- Pour a very small amount of the sodium alginate mixture into the bottom of the glass.
- Then spoon a little less than one tablespoon into the glass. It has to be dropped carefully and in one shot to achieve a perfect yolk shape.
- Now, tip the glass to a 45-degree angle, then very slowly pour more solution over the top until it’s covered, then slowly raise it back up to a 90-degree level (sort of like pouring a beer carefully into a glass).
- Swirl the yolk around in a circular motion for about 30 seconds to create the yolk shape. Set it down and leave it undisturbed for about two minutes.
- By now, the yolk should be very sturdy. Rinse it off under cold water or place it into a bowl of cold water while you make the rest of the yolks.
to toast the walnuts
- Preheat a small cast iron pan over medium heat. Add in the walnuts, and allow to toast for a few minutes giving them a shake every now and then. They are done when you can smell them, and they’ve developed a little color. Keep an eye on them to prevent burning.
- Place one or two tablespoons of vegan sour cream onto a plate, smeared over a toasted crostini or on the side. Spoon the desired amount of beets over the top, topping with the toasted walnuts and minced kale. Finish with a mango yolk.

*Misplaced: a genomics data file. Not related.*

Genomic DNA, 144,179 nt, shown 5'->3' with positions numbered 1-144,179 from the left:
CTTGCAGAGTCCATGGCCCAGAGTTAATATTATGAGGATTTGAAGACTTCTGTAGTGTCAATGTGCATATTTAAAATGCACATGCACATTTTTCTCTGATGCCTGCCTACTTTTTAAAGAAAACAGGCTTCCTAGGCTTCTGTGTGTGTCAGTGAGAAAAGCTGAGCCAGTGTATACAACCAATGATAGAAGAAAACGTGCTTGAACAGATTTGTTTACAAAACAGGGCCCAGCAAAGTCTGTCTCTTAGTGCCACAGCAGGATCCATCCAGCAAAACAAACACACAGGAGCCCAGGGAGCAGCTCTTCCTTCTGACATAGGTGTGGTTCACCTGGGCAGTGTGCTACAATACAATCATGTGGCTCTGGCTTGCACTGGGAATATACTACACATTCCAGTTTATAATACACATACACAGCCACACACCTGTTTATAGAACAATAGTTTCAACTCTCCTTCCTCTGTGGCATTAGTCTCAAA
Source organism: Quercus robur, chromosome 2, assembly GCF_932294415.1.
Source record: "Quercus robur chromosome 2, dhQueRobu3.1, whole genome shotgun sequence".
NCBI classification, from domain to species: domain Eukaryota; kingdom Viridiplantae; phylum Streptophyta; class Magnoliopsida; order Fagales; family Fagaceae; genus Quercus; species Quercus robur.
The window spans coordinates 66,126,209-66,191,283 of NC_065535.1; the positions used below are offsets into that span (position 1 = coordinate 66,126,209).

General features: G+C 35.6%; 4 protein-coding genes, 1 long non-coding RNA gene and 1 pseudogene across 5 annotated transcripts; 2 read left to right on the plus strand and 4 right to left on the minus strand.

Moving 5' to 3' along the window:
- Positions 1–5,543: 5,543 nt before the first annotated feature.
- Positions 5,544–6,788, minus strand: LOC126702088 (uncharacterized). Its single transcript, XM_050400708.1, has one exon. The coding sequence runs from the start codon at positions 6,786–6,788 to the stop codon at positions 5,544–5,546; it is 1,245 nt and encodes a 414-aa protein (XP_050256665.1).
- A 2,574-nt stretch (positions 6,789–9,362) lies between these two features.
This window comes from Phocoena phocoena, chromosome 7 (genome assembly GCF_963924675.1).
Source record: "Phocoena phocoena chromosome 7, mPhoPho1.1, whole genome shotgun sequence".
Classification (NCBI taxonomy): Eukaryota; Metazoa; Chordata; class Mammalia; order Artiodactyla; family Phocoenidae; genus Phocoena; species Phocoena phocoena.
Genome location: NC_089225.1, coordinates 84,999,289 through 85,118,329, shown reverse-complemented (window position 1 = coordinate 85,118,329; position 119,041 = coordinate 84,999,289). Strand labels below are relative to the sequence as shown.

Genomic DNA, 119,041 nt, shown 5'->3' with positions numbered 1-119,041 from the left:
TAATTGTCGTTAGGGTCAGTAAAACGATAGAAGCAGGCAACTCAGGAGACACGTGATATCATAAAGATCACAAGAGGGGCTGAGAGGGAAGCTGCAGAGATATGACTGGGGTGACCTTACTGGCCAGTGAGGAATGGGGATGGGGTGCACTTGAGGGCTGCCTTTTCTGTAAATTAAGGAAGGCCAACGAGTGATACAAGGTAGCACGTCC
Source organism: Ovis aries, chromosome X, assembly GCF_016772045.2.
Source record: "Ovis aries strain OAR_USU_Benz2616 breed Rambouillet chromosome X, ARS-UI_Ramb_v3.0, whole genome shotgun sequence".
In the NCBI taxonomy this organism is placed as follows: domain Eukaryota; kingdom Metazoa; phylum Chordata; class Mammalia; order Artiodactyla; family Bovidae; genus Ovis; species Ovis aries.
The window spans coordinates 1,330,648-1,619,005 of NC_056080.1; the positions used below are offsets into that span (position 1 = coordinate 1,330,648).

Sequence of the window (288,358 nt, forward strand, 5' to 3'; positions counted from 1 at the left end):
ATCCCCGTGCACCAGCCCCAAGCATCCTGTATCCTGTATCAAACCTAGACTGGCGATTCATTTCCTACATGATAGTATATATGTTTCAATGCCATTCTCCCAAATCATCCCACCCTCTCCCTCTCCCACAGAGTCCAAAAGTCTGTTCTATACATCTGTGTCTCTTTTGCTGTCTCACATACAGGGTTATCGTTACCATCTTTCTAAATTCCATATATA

- Prep Time: 30 minutes
- Cook Time: 90 minutes
- Category: Appetizer, Dinner
- Method: Salt-Baked, Reverse Spherification
- Cuisine: American, French
Keywords: beet tartare, salt-baked beets, salt-roasted beets, mango yolk, vegan yolk, reverse spherification
Your vegan lox was astounding so I gotta try this. Yogurt is in the list of ingredients but I don't see it in the directions. Do you just puree it with the mango? This will be my first attempt at spherification,,, as soon as the calcium lactate and sodium alginate get here.
Lyle, glad you liked the lox! I updated the recipe to include the yogurt, which just blends with the mango puree. Thanks for catching that.
Have fun with spherification! It's always fun playing around with ratios and ingredients to see what happens, good luck and hope you enjoy!
Wow – I'm trying to like beetroot (I've been doing this on and off for years, though) and this sounds like a fun way to try it. You are so inventive – cool yolks – very Heston Blumenthal:) Well done
Thank you, Christine! 🙂
Honey Moser says
This is freaking AMAZING. I'm coming to your house for happy hour 🙂
Thanks Abby, please do!
Caitlin M says
you are such an artist. how do you not own your own restaurant?
aw, Caitlin, you are so sweet, thanks for your kind words!! xo